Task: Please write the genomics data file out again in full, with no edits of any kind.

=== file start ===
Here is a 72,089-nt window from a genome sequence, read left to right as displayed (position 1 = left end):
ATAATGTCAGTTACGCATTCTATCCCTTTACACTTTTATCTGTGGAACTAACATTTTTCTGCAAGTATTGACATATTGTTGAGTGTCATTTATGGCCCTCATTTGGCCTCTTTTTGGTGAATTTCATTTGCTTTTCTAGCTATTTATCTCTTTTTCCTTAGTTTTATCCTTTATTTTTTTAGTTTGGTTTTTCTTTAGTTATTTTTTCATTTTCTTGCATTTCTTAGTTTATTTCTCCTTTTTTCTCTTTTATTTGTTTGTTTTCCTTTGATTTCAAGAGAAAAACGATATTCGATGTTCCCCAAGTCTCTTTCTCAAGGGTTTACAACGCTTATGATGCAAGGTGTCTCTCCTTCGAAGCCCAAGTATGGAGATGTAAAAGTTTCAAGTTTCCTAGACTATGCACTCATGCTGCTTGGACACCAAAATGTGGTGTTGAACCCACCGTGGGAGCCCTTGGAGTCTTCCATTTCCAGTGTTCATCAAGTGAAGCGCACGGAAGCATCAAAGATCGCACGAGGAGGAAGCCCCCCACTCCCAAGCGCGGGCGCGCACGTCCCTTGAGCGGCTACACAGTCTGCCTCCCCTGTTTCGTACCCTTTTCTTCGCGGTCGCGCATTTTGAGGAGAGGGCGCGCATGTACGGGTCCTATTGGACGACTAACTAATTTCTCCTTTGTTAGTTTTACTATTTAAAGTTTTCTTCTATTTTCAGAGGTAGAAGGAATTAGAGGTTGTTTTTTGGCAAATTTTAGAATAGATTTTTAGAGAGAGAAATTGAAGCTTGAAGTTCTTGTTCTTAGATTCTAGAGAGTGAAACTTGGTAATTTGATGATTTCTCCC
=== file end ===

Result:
Here is a 72,089-nt window from a genome sequence, read left to right as displayed (position 1 = left end):
ATAATGTCAGTTACGCATTCTATCCCTTTACACTTTTATCTGTGGAACTAACATTTTTCTGCAAGTATTGACATATTGTTGAGTGTCATTTATGGCCCTCATTTGGCCTCTTTTTGGTGAATTTCATTTGCTTTTCTAGCTATTTATCTCTTTTTCCTTAGTTTTATCCTTTATTTTTTTAGTTTGGTTTTTCTTTAGTTATTTTTTCATTTTCTTGCATTTCTTAGTTTATTTCTCCTTTTTTCTCTTTTATTTGTTTGTTTTCCTTTGATTTCAAGAGAAAAACGATATTCGATGTTCCCCAAGTCTCTTTCTCAAGGGTTTACAACGCTTATGATGCAAGGTGTCTCTCCTTCGAAGCCCAAGTATGGAGATGTAAAAGTTTCAAGTTTCCTAGACTATGCACTCATGCTGCTTGGACACCAAAATGTGGTGTTGAACCCACCGTGGGAGCCCTTGGAGTCTTCCATTTCCAGTGTTCATCAAGTGAAGCGCACGGAAGCATCAAAGATCGCACGAGGAGGAAGCCCCCCACTCCCAAGCGCGGGCGCGCACGTCCCTTGAGCGGCTACACAGTCTGCCTCCCCTGTTTCGTACCCTTTTCTTCGCGGTCGCGCATTTTGAGGAGAGGGCGCGCATGTACGGGTCCTATTGGACGACTAACTAATTTCTCCTTTGTTAGTTTTACTATTTAAAGTTTTCTTCTATTTTCAGAGGTAGAAGGAATTAGAGGTTGTTTTTTGGCAAATTTTAGAATAGATTTTTAGAGAGAGAAATTGAAGCTTGAAGTTCTTGTTCTTAGATTCTAGAGAGTGAAACTTGGTAATTTGATGATTTCTCCC